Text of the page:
Now you are ready to start reading actively. Begin by taking a look at your notes. What is the question you would like to answer in the first section? Before you start reading, reflect about what you already know about the subject. Even if you don’t know anything, this step helps your mind accept new material. Now read through the entire section with the objective of understanding it.
Follow these tips while reading:
- Look for answers to the questions you wrote.
- Pay particular attention to the first and last lines of each paragraph.
- Think about the relationships among section titles, boldface words, and graphics.
- Skim quickly over parts of the section that are not related to the key questions.
After reading the section, can you answer the section question you earlier wrote in your notes? Did you discover additional questions that you should have asked or that were not evident from the title of the section? Write them down now on your notes page. Can you define the keywords used in the text? If you can’t do either of these things, go back and reread the section.
Capture the Key Ideas
Once you can answer your questions effectively and can define the new and keywords, it is time to commit these concepts to your notes and to your memory. Start by writing the answers to your questions and defining the keywords in your notes in the right column. Now is also the time to go back and reread the section with your highlighter or pencil to call out key ideas and words and make notes in your margins. Most readers tend to highlight too much, however. When it comes to highlighting, less is more. Make it your objective to highlight no more than 10 percent of the text. Use your pencil also to make annotations in the margin. You might use a symbol like an exclamation mark (!) or an asterisk (*) to mark an idea that is particularly important. A question mark (?) might indicate something you don’t understand or are unclear about. Box new words and write a short definition in the margin. Use “TQ” (for “test question”) or some other shorthand or symbol to signal key things that may appear in test or quiz questions. Write personal notes on items where you disagree with the author. Don’t feel you have to use the symbols listed here; create your own consistent annotation system. Look for certain signal words; for example, “yet” or “however” indicate a turn from one idea to another. Words like “critical,” “significant,” and “important” signal ideas you should look at closely. When it comes to marking up a text, some students may tell you that you can get more cash by selling a used book that is not marked up, but this is generally not true nor is it as important as understanding the reading and doing well in the class.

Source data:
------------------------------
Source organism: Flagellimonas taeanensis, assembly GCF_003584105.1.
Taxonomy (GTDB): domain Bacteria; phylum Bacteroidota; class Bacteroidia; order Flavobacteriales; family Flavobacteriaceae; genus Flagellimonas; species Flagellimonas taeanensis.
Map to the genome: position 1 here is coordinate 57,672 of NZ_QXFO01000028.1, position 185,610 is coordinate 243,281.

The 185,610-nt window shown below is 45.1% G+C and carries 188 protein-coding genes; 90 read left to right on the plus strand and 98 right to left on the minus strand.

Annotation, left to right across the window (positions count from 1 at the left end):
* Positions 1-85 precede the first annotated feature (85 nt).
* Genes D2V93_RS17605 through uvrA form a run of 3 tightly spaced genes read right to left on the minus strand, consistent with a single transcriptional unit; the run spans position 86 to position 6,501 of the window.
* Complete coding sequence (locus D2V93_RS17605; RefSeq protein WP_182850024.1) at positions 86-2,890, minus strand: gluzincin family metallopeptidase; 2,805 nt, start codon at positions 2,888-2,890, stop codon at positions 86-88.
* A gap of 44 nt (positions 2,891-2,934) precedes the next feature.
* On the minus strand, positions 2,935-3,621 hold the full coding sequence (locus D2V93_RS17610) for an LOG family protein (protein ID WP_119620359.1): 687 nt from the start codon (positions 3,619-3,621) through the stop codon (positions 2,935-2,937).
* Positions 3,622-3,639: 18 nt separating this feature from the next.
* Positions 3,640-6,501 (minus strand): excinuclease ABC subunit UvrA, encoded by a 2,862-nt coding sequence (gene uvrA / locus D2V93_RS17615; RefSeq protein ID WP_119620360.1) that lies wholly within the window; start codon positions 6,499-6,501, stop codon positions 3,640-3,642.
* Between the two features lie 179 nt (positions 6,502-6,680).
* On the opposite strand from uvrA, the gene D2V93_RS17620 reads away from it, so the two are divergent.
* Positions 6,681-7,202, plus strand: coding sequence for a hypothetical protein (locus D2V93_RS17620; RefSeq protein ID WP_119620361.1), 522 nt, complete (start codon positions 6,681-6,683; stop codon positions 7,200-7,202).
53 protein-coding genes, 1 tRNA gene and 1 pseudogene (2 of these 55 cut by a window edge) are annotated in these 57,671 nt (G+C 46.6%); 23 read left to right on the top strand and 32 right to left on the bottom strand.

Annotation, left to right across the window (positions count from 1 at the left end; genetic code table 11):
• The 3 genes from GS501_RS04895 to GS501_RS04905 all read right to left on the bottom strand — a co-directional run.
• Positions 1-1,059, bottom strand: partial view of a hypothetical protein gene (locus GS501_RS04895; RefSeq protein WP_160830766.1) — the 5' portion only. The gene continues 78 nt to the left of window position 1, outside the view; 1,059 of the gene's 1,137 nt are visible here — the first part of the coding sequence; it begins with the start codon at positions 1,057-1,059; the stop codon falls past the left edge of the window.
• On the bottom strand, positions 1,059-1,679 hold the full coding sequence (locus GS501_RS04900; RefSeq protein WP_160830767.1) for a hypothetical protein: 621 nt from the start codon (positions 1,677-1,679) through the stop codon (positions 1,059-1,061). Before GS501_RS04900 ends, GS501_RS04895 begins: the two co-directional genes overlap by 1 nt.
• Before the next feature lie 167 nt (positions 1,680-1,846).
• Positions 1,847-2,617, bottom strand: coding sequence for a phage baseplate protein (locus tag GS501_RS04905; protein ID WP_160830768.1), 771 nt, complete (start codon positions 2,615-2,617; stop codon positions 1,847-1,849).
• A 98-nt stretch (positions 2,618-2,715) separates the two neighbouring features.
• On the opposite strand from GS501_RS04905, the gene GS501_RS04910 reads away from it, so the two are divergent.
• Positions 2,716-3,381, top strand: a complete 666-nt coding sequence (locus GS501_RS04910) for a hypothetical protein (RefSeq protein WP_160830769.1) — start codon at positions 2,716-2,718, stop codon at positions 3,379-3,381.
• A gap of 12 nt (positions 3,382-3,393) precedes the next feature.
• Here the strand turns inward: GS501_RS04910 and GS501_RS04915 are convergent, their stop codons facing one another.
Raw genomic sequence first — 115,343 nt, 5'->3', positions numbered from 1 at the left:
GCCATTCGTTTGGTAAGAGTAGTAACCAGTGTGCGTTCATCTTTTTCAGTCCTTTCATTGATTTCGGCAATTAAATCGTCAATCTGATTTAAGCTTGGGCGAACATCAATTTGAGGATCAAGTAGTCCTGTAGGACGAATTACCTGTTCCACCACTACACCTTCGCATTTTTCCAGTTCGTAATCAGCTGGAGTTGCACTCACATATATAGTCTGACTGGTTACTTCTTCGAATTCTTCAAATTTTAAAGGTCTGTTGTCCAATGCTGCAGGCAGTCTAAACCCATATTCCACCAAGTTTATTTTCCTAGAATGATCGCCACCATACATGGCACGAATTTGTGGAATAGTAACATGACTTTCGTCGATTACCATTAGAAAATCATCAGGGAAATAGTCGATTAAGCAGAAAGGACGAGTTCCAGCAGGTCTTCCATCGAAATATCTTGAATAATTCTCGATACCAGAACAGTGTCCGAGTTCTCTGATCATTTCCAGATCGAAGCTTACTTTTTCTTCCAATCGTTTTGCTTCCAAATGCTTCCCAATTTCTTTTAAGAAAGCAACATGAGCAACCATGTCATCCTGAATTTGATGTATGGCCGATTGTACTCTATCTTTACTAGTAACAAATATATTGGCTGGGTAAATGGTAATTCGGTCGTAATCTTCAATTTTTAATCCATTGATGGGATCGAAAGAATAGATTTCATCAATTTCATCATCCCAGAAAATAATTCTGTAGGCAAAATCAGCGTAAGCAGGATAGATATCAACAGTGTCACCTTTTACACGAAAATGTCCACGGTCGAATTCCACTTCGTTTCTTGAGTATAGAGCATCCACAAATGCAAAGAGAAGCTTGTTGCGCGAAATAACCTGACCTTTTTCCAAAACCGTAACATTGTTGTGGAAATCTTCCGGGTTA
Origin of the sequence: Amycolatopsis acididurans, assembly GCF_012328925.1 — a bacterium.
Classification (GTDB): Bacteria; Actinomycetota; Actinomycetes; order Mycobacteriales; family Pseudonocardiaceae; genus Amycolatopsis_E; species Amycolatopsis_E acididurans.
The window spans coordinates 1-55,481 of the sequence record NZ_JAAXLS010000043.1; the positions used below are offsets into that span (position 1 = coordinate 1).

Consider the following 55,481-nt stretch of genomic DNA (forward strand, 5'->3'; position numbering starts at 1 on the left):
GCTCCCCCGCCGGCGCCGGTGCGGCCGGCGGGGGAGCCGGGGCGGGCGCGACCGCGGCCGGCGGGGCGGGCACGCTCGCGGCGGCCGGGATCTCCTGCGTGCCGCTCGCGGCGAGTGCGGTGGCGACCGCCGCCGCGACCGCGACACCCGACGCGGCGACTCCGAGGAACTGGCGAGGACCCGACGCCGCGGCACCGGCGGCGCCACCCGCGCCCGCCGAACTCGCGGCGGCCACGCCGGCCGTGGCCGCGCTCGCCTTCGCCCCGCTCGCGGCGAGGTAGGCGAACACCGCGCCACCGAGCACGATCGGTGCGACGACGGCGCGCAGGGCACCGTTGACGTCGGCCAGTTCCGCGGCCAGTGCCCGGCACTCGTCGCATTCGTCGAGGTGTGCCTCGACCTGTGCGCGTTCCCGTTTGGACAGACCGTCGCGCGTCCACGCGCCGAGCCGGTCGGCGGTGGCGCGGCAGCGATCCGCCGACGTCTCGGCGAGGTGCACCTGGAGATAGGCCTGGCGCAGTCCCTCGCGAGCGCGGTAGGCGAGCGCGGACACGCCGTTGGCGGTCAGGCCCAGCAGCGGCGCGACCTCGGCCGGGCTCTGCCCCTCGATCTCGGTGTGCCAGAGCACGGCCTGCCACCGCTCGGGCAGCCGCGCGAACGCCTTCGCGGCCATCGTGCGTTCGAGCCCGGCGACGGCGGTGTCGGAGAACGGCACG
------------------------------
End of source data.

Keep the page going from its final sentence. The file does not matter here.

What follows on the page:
Reviewing What You Read
When you have completed each of the sections for your assignment, you should review what you have read. Start by answering these questions: “What did I learn?” and “What does it mean?” Next, write a summary of your assigned reading, in your own words, in the box at the base of your notepaper. Working from your notes, cover up the answers to your questions and answer each of your questions aloud. Think about how each idea relates to material the instructor is covering in class. Think about how this new knowledge may be applied in your next class. If the text has review questions at the end of the chapter, answer those, too. Talk to other students about the reading assignment. Merge your reading notes with your class notes and review both together. How does your reading increase your understanding of what you have covered in class and vice versa?